Deputy Secretary Sullivan will deliver a keynote address on U.S. Support for Humanitarian Assistance during an invite-only event at the U.S. Institute of Peace.
As Co-Chairs of the Tom Lantos Human Rights Commission, Rep. Randy Hultgren (R-IL) and Rep. James P. McGovern (D-MA) play a leading role in advancing international human rights in Congress. The two Members of Congress will draw on their experiences promoting human rights in authoritarian and violent, conflict-affected countries at USIP’s Inaugural Bipartisan Congressional Dialogue.
In 2017, a half-million Rohingya fled attacks on their homes in Burma. Eight million face starvation amid Yemen’s war. Atrocities against civilians continue in Syria, South Sudan and elsewhere. What lessons did we learn from the Holocaust – if any? And how can we strengthen norms and institutions to prevent future atrocities more effectively? On January 30, USIP hosted a discussion on the state of atrocity prevention with leading experts.
On Friday, June 23, the U.S. Institute of Peace and the University of South Carolina’s Rule of Law Collaborative held a daylong symposium highlighting new approaches and technologies to further the rule of law.
On April 25, USIP and HALO Trust, one of the world’s largest demining organizations, gathered experts for a discussion on the implications and results of demining.
Georgetown University's annual Trainor Award and Lecture recognizes excellence in the conduct of diplomacy. It has been awarded to senior American diplomats and distinguished public servants from around the world. On Feb. 16, the U.S. Institute of Peace hosted Amb. Zeid as he received the annual Trainor Award from Georgetown University’s Institute for the Study of Diplomacy. Amb. Zeid spoke on “The Impossible Diplomacy of Human Rights.”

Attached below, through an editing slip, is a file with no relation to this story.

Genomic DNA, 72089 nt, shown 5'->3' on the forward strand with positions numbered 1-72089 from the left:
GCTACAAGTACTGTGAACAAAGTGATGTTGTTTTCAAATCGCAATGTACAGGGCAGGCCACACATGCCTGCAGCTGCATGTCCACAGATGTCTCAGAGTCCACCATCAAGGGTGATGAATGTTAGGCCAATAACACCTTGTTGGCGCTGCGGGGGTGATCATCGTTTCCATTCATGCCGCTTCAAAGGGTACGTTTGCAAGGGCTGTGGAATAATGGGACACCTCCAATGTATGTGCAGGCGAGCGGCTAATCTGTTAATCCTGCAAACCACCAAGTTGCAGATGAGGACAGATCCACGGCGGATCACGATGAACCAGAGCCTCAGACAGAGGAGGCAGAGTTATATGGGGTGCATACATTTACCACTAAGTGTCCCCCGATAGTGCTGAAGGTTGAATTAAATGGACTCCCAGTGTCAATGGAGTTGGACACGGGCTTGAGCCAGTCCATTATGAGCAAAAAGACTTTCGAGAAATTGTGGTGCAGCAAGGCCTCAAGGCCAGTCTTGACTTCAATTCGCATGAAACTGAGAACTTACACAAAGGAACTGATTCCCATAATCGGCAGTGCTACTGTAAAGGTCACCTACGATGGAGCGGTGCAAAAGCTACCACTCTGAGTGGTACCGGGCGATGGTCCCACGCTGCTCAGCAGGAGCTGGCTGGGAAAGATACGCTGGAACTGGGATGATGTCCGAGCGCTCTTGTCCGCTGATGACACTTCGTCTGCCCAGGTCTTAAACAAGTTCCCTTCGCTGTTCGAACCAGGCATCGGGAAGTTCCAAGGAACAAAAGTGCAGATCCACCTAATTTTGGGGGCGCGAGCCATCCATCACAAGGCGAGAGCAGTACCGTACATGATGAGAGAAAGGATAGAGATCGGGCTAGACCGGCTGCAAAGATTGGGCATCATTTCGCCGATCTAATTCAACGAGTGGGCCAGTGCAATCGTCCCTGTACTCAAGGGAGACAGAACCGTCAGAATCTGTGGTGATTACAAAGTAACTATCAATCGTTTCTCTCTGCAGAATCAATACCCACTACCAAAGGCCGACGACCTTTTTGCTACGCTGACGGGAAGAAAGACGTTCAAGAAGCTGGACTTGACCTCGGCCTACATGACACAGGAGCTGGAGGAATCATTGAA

Communities expect U.N. peacekeepers to protect them. Currently, 97 percent of uniformed personnel in U.N. peacekeeping operations serve under mandates to protect civilians. The “Kigali Principles on the Protection of Civilians” are a non-binding set of pledges to implement certain best practices in peacekeeping. This event aimed to familiarize the Washington, D.C. community with the Kigali Principles, and highlight how they might be used to improve the implementation of protection of civilians’ mandates in U.N. peacekeeping operations.
On December 8 the U.S. Institute of Peace and the U.S. Holocaust Memorial Museum held a discussion with experts about the risks for mass violence and options for upholding the shared U.S. and global responsibility to prevent genocide.
More than 200 million girls and women in 30 countries live with the medical and emotional complications of female genital mutilation or cutting (FGM/C), UNICEF estimates. As part of the United Nations’ global development goals, governments worldwide declared their intent two years ago to end this human rights violation by 2030. On December 2, USIP held a day-long conference in which expert educators, medical providers, law enforcement officials, religious leaders and others laid groundwork for an intensified global strategy that will be required to meet the 2030 goal.
More than 130 million people worldwide require humanitarian assistance to survive because of crises or disasters, including violent conflict, according to the United Nations. The World Humanitarian Summit in Istanbul in May focused on how development and humanitarian institutions can cooperate to bring meaningful change for the world's most vulnerable people. The discussion continued on November 14 with the U.S. Institute of Peace and leaders of the World Bank and the International Committee of the Red Cross, as they considered possible approaches such as flexible and multi-year funding, strengthening compliance with international humanitarian law, and working more closely with local communities.